A couple of months ago, in the middle of a few good conversations, Leonie Haimson reminded me that I was one of the first NYC edubloggers to do “it.” By it, we all understood “it” to be using a blog to speak up and out about educational issues. People like NYC Educator, Norm’s Notes, JD2718, Pissed Off Teacher, and the now defunct EduWonkette, informed my early thinking about how best to approach writing to what seemed like everybody and nobody at once, namely the thousands of NYC teachers needing a voice. Yet, as is often the case, I saw a gaping hole in the middle of this conversation surrounding education (activism or pedagogy), so vacuous in fact, it might frighten anyone less persistent.
When it comes to race, or any marginalized group, those most affected (or disaffected, as it were) have to teach the privileged about its deleterious effects.
Even in a well-meaning group of educators, and trust me when I say I’ve rarely felt uncomfortable in any room of educators I’ve walked into, some of us have common misunderstandings, mistakes, and omissions about experiences that don’t fall within our line of vision. Sometimes, they honestly don’t know how to approach the issue of race. Other times, they thought about it right, but if they discuss race, then they might feel the need to have to expound and don’t feel informed enough to have the discussion. Then there’s just those who, even though they like to mention race every so often, look at writers like me and say, “What gives this guy the right to voice his opinion on race because he’s Black / Latino?”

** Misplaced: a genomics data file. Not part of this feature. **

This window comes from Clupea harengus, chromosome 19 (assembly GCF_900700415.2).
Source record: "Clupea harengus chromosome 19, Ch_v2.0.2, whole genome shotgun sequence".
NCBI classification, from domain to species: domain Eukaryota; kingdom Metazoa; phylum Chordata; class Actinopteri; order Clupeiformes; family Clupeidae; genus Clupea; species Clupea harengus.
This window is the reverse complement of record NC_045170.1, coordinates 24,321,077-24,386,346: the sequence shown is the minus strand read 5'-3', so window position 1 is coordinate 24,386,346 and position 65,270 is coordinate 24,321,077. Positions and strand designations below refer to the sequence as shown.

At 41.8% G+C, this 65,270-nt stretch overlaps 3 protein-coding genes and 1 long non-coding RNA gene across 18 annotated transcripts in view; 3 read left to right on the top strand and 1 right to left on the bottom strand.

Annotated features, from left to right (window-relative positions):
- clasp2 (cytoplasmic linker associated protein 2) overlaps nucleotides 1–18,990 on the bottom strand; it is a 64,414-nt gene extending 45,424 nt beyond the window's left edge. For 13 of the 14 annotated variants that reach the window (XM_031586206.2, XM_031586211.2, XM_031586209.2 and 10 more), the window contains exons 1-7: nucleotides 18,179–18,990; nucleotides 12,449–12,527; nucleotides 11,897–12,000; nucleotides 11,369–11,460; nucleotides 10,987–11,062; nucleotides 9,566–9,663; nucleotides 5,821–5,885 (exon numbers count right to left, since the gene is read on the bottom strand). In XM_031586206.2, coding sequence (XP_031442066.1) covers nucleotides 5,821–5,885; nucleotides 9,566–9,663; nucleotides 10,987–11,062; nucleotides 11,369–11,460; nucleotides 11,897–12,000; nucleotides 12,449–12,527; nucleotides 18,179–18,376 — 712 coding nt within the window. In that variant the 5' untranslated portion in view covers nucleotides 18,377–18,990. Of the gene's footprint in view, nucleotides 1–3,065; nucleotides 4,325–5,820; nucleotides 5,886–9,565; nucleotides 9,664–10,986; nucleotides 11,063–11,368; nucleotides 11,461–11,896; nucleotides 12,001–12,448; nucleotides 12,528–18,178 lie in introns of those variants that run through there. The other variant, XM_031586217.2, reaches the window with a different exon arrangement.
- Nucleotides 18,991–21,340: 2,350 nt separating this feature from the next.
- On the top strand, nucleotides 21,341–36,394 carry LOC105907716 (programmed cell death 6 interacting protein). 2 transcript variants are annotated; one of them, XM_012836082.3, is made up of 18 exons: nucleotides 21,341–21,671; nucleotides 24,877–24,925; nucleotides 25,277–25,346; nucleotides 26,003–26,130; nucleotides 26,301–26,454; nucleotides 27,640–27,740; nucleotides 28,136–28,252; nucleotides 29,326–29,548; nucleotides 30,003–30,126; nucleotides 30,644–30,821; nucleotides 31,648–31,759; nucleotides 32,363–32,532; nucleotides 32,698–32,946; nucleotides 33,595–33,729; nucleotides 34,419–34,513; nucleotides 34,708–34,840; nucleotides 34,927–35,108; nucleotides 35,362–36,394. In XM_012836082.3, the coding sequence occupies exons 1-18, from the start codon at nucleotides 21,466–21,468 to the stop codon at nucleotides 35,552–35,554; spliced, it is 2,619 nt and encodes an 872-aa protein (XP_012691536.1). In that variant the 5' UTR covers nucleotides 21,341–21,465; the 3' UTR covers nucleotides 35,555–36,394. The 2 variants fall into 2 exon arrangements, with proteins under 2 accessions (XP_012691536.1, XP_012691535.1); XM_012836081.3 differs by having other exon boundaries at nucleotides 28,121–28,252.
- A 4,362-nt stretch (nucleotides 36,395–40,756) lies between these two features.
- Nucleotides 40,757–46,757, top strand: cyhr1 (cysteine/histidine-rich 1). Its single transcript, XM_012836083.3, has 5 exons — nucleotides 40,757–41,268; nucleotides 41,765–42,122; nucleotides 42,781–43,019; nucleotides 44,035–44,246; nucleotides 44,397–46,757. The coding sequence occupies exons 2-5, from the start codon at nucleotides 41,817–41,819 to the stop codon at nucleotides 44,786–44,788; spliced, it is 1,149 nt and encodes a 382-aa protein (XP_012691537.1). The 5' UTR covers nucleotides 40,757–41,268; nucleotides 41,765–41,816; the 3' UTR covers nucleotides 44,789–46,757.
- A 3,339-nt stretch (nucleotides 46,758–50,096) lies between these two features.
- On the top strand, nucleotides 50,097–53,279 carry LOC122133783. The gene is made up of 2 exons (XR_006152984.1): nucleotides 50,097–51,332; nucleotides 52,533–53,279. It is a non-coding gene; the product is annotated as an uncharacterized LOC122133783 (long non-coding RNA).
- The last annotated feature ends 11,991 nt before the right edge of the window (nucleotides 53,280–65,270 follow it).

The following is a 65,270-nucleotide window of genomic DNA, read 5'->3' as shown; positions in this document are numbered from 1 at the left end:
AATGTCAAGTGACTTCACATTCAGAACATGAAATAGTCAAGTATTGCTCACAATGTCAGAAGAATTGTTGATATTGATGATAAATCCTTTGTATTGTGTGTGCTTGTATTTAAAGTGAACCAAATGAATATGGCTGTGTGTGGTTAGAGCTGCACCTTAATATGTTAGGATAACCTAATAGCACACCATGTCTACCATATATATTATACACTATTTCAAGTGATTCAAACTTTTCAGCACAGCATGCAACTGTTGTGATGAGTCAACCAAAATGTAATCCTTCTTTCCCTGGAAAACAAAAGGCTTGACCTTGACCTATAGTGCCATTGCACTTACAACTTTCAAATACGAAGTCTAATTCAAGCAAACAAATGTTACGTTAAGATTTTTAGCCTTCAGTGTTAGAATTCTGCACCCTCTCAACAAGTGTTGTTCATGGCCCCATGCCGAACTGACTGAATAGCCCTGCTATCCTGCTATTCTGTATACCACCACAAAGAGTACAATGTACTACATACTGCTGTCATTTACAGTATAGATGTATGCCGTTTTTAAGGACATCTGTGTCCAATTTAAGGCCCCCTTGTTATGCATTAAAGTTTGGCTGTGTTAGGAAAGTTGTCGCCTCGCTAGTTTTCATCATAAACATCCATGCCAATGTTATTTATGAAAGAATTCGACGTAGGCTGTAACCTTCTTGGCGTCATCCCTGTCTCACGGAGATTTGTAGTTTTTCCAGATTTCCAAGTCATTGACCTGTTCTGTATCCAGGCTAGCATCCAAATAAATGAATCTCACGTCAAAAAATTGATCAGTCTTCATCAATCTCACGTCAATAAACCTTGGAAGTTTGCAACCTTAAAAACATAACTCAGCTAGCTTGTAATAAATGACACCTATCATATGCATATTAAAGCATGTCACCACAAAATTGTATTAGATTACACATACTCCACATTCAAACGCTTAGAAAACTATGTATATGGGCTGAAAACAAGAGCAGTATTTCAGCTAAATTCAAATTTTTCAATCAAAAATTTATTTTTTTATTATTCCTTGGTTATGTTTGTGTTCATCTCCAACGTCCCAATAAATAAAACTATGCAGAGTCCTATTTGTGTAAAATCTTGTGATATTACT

It was evident then that writing this way wasn’t just pissing people off in general, but agitating their visions of a complacent educated negro.
When we write, we don’t just bring our use of the language with us. We bring an entirety of experiences, more often than not different from the other. The best we can do is come to the table with an understanding that we’ll actually read the arguments with two lenses: for what they are and for the lens that wrote them. Writing as an Black / Latino educator, I have to seek solutions rather than simply point problems, because if I can’t work towards them, then how can I expect my students to do the same?
We can also be honest and say that my color already puts people in a disposition to either lurk behind the writing or, worse, ignore it. The problem with, and the solution to, that is, you’re forcing me to come twice as hard, twice as loud, twice as “race-y”. Now that I subsist in the same domain that your favorite blogger elites do, in the same “lists” and “pages” they do, write in spaces that rarely gave us access, my non-violent protests can no longer be diluted to a simple sit-in. In fact, it’s as radical as anything any edublogger of color does.
This shit rare. We ain’t even supposed to be here.
Jose, who knows you’ll understand …